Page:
Friday, September 08, 2006

a word about fundraisers

You've all seen it: the note coming home attached to a slick booklet and order form. Here we go - it's the fall fundraiser. From $10 wrapping paper to reasonably-priced cookie dough to $20 cases of Coke products (the only one I've flat-out refused so far), you know that as a parent, you're duty-bound to peddle these products to your friends, co-workers, and neighbors. And then when they hit you up, you know you're duty-bound to return the favor. It's a vicious cycle, especially when every kid seems to be selling the same stuff. Candy, wrapping paper, and junk you really don't need.
What if you could find a fundraiser that peddles stuff you WANT? Stuff you already BUY? Let's talk about a fundraiser that sells pens, pencils, notebook paper and those folders your kid has to have anyway. Let's find a fundraiser that sells books - kid's books, teen mystery series, heck, even romance novels and sci fi. Now there's where I could make some sales! And did you know that AVON has fund-raising capability? So does Krispy Kreme - although they usually only sell the plain glazed in their events. So c'mon. Think like the Girl Scouts and make your fundraiser one people wait anxiously for each year. 'Cause I'm out of Thin Mints and jonesing for some Samoas. And I still have to wait all winter. I wonder if they've considered going to twice a year? hmmm.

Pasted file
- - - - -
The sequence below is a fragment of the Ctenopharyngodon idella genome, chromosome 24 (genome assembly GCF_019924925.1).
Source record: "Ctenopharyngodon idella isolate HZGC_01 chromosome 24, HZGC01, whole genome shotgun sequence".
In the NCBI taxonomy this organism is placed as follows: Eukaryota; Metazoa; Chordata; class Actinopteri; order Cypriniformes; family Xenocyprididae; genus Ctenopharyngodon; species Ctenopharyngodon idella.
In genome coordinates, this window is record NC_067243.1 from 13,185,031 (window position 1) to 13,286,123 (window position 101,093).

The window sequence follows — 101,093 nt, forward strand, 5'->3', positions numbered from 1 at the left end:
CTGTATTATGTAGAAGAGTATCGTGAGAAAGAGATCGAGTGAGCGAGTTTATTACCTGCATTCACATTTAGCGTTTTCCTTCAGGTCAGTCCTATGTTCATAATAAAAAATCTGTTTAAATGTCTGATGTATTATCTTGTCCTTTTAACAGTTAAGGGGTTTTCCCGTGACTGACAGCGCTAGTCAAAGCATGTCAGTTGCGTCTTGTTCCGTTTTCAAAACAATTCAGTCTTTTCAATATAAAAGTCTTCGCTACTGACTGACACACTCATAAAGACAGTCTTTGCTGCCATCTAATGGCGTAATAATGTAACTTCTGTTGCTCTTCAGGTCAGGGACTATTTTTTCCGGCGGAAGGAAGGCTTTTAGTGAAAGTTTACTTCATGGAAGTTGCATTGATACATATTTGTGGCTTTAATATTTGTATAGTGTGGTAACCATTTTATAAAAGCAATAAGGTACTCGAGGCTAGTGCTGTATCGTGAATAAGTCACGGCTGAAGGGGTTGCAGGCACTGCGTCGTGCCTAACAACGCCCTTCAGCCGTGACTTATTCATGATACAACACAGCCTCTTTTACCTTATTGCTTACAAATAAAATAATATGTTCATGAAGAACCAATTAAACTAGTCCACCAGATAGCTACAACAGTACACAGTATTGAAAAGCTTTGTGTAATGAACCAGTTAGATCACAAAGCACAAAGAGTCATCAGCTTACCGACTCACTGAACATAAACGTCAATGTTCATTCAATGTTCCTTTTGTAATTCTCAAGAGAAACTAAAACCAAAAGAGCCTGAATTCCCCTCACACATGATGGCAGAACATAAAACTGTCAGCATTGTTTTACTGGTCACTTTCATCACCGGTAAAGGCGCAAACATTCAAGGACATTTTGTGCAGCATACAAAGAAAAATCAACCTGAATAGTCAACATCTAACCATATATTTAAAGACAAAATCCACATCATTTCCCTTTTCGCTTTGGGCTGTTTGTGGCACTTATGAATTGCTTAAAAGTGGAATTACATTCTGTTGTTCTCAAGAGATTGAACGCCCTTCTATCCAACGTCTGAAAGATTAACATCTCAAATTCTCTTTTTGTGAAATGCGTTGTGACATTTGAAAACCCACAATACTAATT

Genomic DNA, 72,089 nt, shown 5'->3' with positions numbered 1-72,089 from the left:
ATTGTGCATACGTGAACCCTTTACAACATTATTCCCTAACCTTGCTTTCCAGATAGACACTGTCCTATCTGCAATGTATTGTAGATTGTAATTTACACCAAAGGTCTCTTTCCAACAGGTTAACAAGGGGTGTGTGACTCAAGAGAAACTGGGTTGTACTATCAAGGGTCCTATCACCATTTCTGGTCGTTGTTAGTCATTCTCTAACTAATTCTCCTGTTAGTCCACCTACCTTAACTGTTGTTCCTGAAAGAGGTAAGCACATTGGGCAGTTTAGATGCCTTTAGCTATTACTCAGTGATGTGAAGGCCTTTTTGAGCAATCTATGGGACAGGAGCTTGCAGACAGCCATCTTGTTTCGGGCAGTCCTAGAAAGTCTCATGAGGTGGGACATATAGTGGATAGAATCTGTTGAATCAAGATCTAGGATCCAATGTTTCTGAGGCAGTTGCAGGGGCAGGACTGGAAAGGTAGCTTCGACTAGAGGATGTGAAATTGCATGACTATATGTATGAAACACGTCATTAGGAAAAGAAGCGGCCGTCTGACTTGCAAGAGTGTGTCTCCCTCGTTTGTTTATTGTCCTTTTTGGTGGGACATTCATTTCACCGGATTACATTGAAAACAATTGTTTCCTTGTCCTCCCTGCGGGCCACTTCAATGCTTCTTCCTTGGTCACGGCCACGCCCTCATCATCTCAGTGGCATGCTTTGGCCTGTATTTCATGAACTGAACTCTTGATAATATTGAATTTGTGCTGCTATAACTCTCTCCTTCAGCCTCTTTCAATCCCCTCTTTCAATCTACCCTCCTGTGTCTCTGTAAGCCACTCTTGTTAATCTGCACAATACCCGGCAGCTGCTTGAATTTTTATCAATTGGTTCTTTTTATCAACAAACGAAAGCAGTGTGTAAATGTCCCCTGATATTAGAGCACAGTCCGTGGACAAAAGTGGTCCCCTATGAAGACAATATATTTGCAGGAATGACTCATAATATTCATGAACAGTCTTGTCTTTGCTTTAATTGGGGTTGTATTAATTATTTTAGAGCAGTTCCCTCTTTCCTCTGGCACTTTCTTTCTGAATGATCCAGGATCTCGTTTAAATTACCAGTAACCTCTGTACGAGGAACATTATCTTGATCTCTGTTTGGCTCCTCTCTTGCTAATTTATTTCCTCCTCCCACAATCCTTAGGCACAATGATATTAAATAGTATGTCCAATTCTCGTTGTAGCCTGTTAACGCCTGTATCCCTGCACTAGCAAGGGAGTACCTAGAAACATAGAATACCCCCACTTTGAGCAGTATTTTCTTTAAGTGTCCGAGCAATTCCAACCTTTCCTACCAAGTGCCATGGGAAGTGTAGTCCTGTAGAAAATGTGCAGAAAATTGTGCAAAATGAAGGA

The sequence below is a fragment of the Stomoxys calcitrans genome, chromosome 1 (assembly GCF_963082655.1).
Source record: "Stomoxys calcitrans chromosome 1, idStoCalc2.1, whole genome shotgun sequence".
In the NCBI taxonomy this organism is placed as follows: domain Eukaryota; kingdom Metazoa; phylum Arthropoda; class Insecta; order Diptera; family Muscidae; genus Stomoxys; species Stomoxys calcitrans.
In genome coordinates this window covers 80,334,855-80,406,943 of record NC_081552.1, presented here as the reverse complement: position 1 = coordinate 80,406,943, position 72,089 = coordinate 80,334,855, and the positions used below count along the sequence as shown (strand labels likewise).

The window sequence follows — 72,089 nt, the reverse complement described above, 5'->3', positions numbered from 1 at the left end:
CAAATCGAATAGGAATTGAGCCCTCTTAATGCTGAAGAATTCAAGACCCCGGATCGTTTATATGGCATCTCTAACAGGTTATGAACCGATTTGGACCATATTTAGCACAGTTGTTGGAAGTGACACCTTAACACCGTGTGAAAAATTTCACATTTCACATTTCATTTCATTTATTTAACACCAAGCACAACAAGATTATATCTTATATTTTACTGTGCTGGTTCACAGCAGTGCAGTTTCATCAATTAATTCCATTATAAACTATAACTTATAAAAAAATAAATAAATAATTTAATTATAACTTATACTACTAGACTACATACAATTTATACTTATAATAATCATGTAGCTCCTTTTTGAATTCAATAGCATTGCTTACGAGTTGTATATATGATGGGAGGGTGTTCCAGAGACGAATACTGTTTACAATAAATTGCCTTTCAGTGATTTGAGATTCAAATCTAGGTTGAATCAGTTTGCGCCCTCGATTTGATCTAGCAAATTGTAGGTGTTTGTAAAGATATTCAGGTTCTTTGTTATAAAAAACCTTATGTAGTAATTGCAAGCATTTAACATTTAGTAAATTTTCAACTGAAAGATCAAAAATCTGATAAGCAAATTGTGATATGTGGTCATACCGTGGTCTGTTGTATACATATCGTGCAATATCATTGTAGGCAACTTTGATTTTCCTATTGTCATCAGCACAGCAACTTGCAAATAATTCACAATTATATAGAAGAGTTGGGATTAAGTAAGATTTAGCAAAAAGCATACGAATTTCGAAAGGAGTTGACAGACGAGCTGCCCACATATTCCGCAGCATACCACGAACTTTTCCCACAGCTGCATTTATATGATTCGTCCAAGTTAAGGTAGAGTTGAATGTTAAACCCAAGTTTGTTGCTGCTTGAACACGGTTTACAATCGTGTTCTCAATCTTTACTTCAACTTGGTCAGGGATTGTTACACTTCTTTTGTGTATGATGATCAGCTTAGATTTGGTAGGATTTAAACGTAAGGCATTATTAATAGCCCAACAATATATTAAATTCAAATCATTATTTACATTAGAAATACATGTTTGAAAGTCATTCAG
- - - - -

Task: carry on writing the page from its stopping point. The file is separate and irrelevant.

--Misty

1 comment:

Sonya C. Milam said...

I feel your pain about the fundraising.

Who was it that said, "it will be a great day in America when children get everything they need for their schools and we have bake sales to buy bomb?!"

On a personal note, we've experienced "fundraising recycling". It goes like this: buy the cookie dough, make and donate cookies for the fundraising fall festival, then give your kid the $5 he needs to attend the fall festival and win a CHANCE to win the fundraising cookies!

By the way, the cookie dough is one of my favorite fundraisers. I've got a years worth in my freezer now. It really is simple and fun!!! Only mom's from the "olden days" used rolling pins, flour and aprons!!!

Sonya C. Milam